INDUSTRY FOCUS

If Things Can Go Wrong, They Will

Reading is a great pastime, and I do a lot of it. It’s part of my job. For fun, I read, but not the usual news; I like to focus on obituaries (just checking to make sure I’m not there) and lists. I like the Top Ten lists of just about anything.

Favorites include best pizza in every state. I’m sure the choice in New York or maybe Illinois is difficult, whereas, in Wyoming—where I’m from—the choice might not be too difficult. What does this have to do with security? Nothing.

Another one of my favorite topics is crazy things that TSA officials have found in carry-on luggage. Here are some serious security concerns.

10. Atlantic City International: Bullets in deodorant. The passenger must have been sweating bullets when this was discovered.
9. Newark Liberty International: An Old West-type firearm. Like one from the movies. Is your one-shot worth a mug shot?
8. Houston Hobby International: A meth burrito. You can’t speed your way through security with this one.
7. Honolulu International: A belt buckle with a gun attached. Imagine if this weapon accidentally turned upside down—and then fired. Words cannot explain the pain. What a waist of a Hawaiian vacation.
6. Harrisburg International: A meat cleaver. Seriously, not a clever idea in anyone’s luggage. This traveler wasn’t the sharpest tool in the shed.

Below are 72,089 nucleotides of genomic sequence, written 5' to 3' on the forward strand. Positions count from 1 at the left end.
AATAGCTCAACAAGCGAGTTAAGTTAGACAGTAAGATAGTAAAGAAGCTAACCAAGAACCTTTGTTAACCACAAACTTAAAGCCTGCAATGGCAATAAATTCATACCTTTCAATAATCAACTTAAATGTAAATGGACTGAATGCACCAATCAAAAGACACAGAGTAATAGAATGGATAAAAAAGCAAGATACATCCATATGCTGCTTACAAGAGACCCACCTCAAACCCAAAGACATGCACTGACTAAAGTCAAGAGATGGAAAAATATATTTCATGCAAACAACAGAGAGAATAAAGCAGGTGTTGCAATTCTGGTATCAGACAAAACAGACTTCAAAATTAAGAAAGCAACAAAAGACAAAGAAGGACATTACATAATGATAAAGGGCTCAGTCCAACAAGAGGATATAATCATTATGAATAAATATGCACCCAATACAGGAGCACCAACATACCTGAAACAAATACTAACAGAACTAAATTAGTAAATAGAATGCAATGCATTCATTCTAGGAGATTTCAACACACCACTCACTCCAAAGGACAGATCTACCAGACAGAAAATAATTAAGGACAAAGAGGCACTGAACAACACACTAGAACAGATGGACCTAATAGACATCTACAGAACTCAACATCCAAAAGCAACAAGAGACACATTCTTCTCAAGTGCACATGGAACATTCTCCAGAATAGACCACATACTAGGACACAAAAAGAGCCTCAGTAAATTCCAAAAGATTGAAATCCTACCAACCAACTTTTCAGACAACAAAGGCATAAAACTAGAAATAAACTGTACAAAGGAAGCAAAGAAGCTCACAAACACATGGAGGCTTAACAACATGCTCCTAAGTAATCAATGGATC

5. Destin-Fort Walton Beach: Bear spray. This is not a bear necessity on any flight.
4. Reagan Washington National: Machete. This is about 24 inches of stupid.
3. Syracuse Hancock International: Fireworks. This could have been an explosive situation.
2. Sacramento International: Wine holder. No big deal, right? Not when this caddy was made of two hand guns. Talk about a pour decision.
1. You’re not going to believe this. New Orleans International: A chainsaw.

Don’t try to take something illegal through security. You can’t stump the TSA.

TSA makes it abundantly clear what travelers can bring on a flight. None of the above items appear on any “approved items” list I’ve ever read. We are all starting to travel a little more these days, and the rules about carry-on items haven’t changed. Keep security forefront in your thoughts when traveling.

This article originally appeared in the March 2022 issue of Security Today.

About the Author

Ralph C. Jensen is editor-in-chief of Security Today magazine.

  • Ahead of Current Events Ahead of Current Events

    In this episode, Ralph C. Jensen chats with Dana Barnes, president of government business at Dataminr. We talk about the evolution of Dataminr and how data software benefits business and personnel alike. The Dataminr mission is to keep subscribers up-to-date on worldwide events in case of employee travel. Barnes recites Dataminr history and how their platform works. With so much emphasis on cybersecurity, Barnes goes into detail about his cybersecurity background and the measures Dataminr takes to ensure safe and secure implementation.

Digital Edition

  • Environmental Protection
  • Occupational Health & Safety
  • Spaces4Learning
  • Campus Security & Life Safety